For ease of reference we have described elements of the present teachings under one or more headings. It is to be noted that the teachings under each of the headings also apply to the teachings under the other headings. For example, each of the stated embodiments and aspects concerning the use of the present teachings is equally an embodiment or aspect concerning the method of the present teachings or the composition of the present teachings. Likewise, each of the stated embodiments and aspects concerning the method or use of the present teachings is equally an embodiment or aspect concerning the composition of the present teachings.

All patents, patent applications, publications, documents, and articles cited herein are all incorporated herein by reference in their entireties.

BRIEF SUMMARY The present teachings provide a granule comprising; a core, wherein the core comprises an active agent; a melt-delayed layer containing an aggregation inhibitor; and, a melt-resistant layer. In some embodiments, the present teachings provide a method of making a granule comprising; providing a core; coating a melt-delayed layer onto the core; and, coating a melt-resistant layer onto the melt-delayed layer to make a granule. In some embodiments, the present teachings provide a process for producing an animal feed composition according to any of the preceding claims, comprising:

preparing granules having a core comprising an active agent, a melt-delayed layer, and a melt-resistant layer; mixing the granules together with an unpelleted mixture; and, pelleting the unpelleted mixture at a temperature of 70°C-95°C.

Additional methods, uses, and compositions are also provided.

BRIEF DESCRIPTION OF THE DRAWINGS

Figure 1 depicts an illustrative melt-delayed granule according to the present teachings. Figure 2 depicts illustrative granules according to some embodiments of the present teachings.

Figure 3 depicts illustrative granules according to some embodiments of the present teachings. Figure 4 depicts illustrative data according to some embodiments of the present teachings.

Figure 5 depicts illustrative data according to some embodiments of the present teachings.

DETAILED DESCRIPTION

The practice of the present teachings will employ, unless otherwise indicated, conventional techniques of molecular biology (including recombinant techniques), microbiology, cell biology, biochemistry, and animal feed pelleting, which are within the skill of the art. Such techniques are explained fully in the literature, for example,

Molecular Cloning: A Laboratory Manual, second edition (Sambrook et al., 1989);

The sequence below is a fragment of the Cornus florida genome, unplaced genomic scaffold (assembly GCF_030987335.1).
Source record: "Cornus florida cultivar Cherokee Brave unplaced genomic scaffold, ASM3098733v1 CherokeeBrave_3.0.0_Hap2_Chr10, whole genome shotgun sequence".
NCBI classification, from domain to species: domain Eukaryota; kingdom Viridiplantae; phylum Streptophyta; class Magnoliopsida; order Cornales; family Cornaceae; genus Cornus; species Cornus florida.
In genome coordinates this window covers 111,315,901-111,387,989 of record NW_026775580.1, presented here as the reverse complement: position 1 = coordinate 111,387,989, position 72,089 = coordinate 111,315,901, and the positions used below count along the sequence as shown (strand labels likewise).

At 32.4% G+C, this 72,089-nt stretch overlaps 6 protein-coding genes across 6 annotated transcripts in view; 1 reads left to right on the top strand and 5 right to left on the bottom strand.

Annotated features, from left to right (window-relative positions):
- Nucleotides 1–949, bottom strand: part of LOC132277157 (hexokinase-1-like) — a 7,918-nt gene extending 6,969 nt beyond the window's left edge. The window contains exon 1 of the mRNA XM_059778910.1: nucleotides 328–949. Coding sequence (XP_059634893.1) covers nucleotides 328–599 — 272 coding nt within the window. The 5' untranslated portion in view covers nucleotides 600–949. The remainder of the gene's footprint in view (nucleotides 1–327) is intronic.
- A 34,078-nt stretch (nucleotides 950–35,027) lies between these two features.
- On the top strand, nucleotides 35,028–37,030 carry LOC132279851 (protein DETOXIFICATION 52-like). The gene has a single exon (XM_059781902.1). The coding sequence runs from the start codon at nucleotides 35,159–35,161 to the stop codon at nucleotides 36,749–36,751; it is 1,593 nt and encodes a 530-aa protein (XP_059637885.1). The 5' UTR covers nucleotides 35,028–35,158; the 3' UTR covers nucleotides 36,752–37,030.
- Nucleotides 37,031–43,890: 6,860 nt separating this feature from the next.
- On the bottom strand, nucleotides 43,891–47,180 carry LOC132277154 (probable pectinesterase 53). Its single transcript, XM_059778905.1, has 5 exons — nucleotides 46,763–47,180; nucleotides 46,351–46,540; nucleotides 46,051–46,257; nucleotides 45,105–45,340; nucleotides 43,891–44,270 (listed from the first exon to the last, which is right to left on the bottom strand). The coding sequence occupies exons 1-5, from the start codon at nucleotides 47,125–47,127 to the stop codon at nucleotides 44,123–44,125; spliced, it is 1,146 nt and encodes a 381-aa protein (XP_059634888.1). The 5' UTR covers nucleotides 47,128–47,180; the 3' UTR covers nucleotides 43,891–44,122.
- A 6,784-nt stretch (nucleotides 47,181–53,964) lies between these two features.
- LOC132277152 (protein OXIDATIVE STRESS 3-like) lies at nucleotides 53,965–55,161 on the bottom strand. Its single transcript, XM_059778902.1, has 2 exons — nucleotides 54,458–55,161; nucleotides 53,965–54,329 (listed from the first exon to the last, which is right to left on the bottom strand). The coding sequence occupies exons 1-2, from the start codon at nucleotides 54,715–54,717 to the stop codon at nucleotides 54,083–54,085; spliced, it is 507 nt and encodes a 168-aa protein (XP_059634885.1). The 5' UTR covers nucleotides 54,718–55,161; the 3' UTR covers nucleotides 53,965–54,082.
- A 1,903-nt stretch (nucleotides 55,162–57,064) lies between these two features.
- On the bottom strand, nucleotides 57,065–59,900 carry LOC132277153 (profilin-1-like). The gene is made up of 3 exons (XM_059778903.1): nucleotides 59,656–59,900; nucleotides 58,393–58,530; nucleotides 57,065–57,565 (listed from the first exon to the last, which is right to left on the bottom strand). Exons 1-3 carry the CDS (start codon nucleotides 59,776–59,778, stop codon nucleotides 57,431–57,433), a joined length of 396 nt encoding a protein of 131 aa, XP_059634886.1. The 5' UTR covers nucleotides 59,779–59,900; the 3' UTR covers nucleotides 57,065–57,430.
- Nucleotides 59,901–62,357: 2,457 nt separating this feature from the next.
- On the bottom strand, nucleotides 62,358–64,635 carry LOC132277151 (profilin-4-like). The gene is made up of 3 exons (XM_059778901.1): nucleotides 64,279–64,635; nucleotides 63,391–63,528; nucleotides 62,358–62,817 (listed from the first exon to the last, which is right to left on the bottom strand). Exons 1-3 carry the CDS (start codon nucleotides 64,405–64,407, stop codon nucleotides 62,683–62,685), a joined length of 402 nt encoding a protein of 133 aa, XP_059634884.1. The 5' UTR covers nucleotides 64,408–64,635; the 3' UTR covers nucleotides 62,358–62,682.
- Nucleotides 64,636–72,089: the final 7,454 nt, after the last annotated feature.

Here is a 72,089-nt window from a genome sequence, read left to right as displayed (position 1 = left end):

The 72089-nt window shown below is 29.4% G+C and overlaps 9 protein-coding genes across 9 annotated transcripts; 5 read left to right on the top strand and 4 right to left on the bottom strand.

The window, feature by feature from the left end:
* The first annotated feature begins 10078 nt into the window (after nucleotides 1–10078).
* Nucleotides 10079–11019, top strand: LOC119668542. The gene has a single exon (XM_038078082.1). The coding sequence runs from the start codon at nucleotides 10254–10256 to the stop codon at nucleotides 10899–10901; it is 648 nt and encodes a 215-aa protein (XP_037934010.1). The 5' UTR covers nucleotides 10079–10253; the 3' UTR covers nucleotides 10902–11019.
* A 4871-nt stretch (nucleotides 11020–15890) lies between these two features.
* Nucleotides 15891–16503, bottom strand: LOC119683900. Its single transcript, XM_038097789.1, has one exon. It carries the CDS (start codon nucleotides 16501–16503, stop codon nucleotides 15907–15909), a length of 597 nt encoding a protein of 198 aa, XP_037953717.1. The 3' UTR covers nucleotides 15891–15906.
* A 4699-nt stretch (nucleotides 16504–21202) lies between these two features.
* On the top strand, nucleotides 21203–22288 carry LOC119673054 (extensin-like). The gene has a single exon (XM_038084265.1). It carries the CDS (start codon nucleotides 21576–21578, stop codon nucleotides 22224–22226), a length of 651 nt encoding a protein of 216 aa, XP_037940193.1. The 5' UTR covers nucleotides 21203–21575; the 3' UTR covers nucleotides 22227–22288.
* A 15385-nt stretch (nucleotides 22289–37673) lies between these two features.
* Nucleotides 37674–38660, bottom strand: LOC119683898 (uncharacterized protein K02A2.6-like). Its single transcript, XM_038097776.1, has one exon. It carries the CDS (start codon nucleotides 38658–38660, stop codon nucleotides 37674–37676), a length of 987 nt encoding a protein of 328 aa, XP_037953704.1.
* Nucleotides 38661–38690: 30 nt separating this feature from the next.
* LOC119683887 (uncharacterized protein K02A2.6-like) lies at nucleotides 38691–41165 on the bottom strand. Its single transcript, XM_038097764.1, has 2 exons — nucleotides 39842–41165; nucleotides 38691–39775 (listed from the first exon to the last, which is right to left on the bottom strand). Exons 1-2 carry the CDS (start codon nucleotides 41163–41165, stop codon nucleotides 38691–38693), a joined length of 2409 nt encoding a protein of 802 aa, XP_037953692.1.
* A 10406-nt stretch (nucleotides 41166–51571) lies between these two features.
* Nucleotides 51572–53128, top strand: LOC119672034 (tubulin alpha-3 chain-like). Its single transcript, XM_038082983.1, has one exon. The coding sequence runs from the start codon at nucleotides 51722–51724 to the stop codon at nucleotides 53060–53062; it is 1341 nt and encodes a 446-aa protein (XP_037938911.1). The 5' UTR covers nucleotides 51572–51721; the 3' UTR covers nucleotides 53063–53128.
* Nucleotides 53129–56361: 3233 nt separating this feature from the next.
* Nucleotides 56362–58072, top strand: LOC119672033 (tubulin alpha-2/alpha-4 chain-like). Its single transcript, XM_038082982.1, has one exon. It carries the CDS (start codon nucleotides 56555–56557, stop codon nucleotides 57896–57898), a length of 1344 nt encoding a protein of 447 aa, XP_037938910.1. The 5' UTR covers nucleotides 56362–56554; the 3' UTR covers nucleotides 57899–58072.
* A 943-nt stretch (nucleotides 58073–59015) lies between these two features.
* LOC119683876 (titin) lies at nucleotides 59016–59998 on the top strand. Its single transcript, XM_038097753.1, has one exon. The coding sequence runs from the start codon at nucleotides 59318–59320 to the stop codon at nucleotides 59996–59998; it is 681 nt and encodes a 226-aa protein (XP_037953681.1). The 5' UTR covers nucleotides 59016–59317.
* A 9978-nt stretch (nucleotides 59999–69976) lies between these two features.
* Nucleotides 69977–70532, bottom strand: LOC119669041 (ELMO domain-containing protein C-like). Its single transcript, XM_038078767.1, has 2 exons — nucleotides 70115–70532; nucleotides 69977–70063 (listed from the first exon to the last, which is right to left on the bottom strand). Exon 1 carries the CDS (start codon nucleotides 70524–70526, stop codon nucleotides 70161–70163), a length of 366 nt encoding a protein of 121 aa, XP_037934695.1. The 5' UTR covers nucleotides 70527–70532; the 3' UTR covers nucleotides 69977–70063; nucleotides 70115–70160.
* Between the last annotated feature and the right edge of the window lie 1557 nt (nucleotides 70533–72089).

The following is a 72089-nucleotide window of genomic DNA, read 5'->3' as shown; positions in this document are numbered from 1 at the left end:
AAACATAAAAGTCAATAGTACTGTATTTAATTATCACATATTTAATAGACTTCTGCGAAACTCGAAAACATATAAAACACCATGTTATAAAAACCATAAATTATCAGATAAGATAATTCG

Oligonucleotide Synthesis (M. J. Gait, ed., 1984; Current Protocols in Molecular Biology (F. M. Ausubel et al., eds., 1994); PCR: The Polymerase Chain Reaction (Mullis et al., eds., 1994); Gene Transfer and Expression: A Laboratory Manual (Kriegler, 1990), and Fairfield, D. 1994. Chapter 10, Pelleting Cost Center. In Feed Manufacturing

Technology IV. (McEllhiney, editor), American Feed Industry Association, Arlington, Va., pp. 1 10-139.

Unless defined otherwise herein, all technical and scientific terms used herein have the same meaning as commonly understood by one of ordinary skill in the art to which the present teachings belong. Singleton, et al., Dictionary of Microbiology and Molecular Biology, second ed., John Wiley and Sons, New York (1994), and Hale & Markham, The Harper Collins Dictionary of Biology, Harper Perennial, NY (1991 ) provide one of skill with a general dictionary of many of the terms used in this invention. Any methods and materials similar or equivalent to those described herein can be used in the practice or testing of the present teachings.

Numeric ranges provided herein are inclusive of the numbers defining the range. Definitions

As used herein, the term "granule" refers to a particle which contains a core, an active agent, and optionally at least one coating layer. As used herein, the term "core" refers to the inner nucleus of a granule. The cores of the present teachings may be produced by a variety of fabrication techniques including: rotary atomization, wet granulation, dry granulation, spray drying, disc granulation, extrusion, pan coating, spheronization, drum granulation, fluid-bed agglomeration, high-shear granulation, fluid-bed spray coating, crystallization, precipitation, emulsion gelation, spinning disc atomization and other casting